An ongoing targeted and immunotherapy trial utilizes dabrafenib with or without trametinib combined with ipilimumab in patients with BRAF V600E/K-mutated metastatic melanoma (NCT01767454). At the time of data presentation at the American Society of Clinical Oncology (ASCO) meeting in June 2014, 12 patients had been enrolled on the doublet of ipilimumab with dabrafenib, and 7 patients were enrolled on triplet therapy50. No DLTs were found in the doublet arm of dabrafenib (150 mg) administered orally twice daily and in ipilimumab (3 mg/kg). Thus, a dose expansion of 30 additional patients is ongoing. Although hepatotoxicity was observed in the doublet arm, grade 3 or 4 toxicities were not noted, which is likely due to the lower propensity of hepatotoxicity seen with dabrafenib compared with vemurafenib50. Data are currently insufficient to estimate the duration of benefit from doublet therapy.

In the triplet cohort, two cases of colitis associated with colon perforation were noted in the first seven treated patients. Both patients required extensive courses of steroids, and one patient required surgery for management of the colon perforation. Toxicities were observed despite the use of low-dose dabrafenib 100 mg twice daily and trametinib 1 mg daily50. Accrual of patients in this cohort was suspended because of toxicity. Sequential administration of ipilimumab and trametinib in combination with dabrafenib is under consideration.

Several other studies that combine targeted therapy and immunotherapy have been planned or are underway, each with varying dose levels and schedules of combination therapy administration (Table 1). These important trials will aid in understanding toxicity profile and provide preliminary efficacy data of various combinations, including targeted treatment with checkpoint blockade, cytokine therapy, T cell therapy, or radiation. Many of these trials were based on the backbone of dabrafenib- and trametinib-targeted therapy with some variations on the use of BRAFi or MEKi alone. This condition is expected to establish whether MEKi is truly detrimental when combined with immunotherapy.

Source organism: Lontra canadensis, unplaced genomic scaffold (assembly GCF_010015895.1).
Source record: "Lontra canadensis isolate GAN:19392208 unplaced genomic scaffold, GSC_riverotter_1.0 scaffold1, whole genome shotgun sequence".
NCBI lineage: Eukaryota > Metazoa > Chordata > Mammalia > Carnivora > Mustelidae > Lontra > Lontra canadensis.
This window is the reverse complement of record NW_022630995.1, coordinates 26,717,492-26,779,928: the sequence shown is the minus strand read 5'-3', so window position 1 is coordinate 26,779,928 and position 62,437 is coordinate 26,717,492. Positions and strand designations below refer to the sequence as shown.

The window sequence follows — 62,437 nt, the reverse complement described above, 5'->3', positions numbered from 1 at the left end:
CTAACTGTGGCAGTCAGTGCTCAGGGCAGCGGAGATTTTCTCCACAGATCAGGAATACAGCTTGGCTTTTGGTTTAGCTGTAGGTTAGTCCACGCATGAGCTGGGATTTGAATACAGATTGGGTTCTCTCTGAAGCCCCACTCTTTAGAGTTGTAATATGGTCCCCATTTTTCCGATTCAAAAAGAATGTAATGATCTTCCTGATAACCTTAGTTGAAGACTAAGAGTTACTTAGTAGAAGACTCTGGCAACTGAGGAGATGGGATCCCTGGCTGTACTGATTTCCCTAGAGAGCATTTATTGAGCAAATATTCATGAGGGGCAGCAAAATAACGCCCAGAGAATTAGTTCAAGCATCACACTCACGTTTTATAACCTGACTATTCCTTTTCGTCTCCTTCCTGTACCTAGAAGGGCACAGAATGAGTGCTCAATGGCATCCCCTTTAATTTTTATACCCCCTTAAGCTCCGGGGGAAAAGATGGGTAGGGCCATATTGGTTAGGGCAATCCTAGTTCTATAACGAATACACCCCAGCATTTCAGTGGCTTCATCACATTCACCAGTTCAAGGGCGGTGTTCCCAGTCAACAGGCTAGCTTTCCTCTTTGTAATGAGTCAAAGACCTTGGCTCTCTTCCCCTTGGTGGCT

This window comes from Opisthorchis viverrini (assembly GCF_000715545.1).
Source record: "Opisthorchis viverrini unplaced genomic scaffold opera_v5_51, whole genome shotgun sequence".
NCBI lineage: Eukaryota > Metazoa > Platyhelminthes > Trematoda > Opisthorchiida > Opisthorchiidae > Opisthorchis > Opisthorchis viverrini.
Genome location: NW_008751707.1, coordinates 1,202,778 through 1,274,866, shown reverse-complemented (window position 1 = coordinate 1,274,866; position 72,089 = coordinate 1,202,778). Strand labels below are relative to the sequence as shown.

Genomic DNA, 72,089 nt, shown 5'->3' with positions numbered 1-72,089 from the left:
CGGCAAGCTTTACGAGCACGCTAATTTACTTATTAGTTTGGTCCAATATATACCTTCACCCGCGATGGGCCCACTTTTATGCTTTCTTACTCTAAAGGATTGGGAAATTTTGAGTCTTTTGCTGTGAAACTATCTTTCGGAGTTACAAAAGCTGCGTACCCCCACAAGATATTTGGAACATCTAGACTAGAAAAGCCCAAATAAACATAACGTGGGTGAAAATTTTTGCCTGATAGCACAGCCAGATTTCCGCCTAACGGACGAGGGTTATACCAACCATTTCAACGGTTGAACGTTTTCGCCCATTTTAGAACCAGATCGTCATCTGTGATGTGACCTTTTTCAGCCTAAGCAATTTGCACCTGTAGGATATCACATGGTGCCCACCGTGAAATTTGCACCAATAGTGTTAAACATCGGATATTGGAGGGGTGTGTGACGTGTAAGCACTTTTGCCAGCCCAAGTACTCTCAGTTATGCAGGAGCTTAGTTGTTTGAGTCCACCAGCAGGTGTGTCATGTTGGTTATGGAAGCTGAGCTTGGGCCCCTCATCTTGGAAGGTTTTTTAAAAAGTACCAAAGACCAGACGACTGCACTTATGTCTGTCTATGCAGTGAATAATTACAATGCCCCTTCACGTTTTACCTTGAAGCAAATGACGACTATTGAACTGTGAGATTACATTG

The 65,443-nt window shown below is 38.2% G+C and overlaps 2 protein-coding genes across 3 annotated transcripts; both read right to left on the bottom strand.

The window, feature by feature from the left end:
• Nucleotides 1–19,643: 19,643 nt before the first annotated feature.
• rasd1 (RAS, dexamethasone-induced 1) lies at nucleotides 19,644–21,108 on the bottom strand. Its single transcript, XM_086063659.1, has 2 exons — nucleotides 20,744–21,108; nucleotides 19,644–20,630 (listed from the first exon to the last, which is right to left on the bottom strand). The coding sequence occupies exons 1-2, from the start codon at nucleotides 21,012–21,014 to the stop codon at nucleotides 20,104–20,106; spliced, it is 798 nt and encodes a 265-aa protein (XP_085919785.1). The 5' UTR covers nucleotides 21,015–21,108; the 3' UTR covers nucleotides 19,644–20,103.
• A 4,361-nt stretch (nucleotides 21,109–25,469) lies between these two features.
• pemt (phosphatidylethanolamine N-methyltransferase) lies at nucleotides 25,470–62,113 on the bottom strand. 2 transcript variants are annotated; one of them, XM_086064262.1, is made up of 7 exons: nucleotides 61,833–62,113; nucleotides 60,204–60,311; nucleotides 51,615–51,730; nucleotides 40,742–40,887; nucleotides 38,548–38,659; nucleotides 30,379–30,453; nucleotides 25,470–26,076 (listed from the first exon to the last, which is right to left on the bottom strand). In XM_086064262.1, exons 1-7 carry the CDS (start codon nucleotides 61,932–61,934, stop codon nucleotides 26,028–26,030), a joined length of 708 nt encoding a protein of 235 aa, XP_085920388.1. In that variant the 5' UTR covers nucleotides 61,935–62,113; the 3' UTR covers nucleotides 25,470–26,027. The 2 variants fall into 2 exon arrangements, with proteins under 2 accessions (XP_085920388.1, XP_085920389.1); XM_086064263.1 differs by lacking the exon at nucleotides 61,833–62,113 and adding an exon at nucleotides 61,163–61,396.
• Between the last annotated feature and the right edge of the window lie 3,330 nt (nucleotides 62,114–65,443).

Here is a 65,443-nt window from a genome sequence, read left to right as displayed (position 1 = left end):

Table 1
Table 1 Phase I/II studies of combining targeted and immunotherapy in melanoma
Full table

The encouraging data regarding checkpoint blockade make these agents ideal for combination with targeted therapy. Given that the side effect profiles, response rates, and durations of response differ among CTLA4, PD-1, and PD-L1 blockers, these trials will be instrumental in providing toxicity and efficacy data. Most of these trials have been designed to involve different cohorts to determine whether the combination drugs should be started simultaneously or whether targeted therapy should be administered first.

Given that cytokine therapy has long been the primary treatment for advanced stage melanoma, combined targeted treatment and cytokines are currently under clinical investigation. Combination therapy is expected to increase immune recognition of melanoma cells by CD8 T cells through up regulation of IFN-αR1 and class I HLA expression. Skin and hepatotoxicity could be overlapping for the vemurafenib and cytokine trials. Thus, efficacy and toxicity data should be ascertained.

Infusion of TIL for therapeutic benefit in patients is an active area of research interest and is among the most effective immunotherapies in melanoma with approximately 45% ORR51. A murine adoptive cell therapy model was utilized to illustrate that selective BRAF inhibitor PLX4720 could increase tumor infiltration of adoptively transferred T cells and enhance the antitumor activity of the T cells41. This process was mediated by inhibiting the production of VEGF by melanoma cells. This finding was also verified in human melanoma patient tumor samples before and during BRAF inhibition41. Multiple TIL with targeted therapy trials are ongoing (Table 1).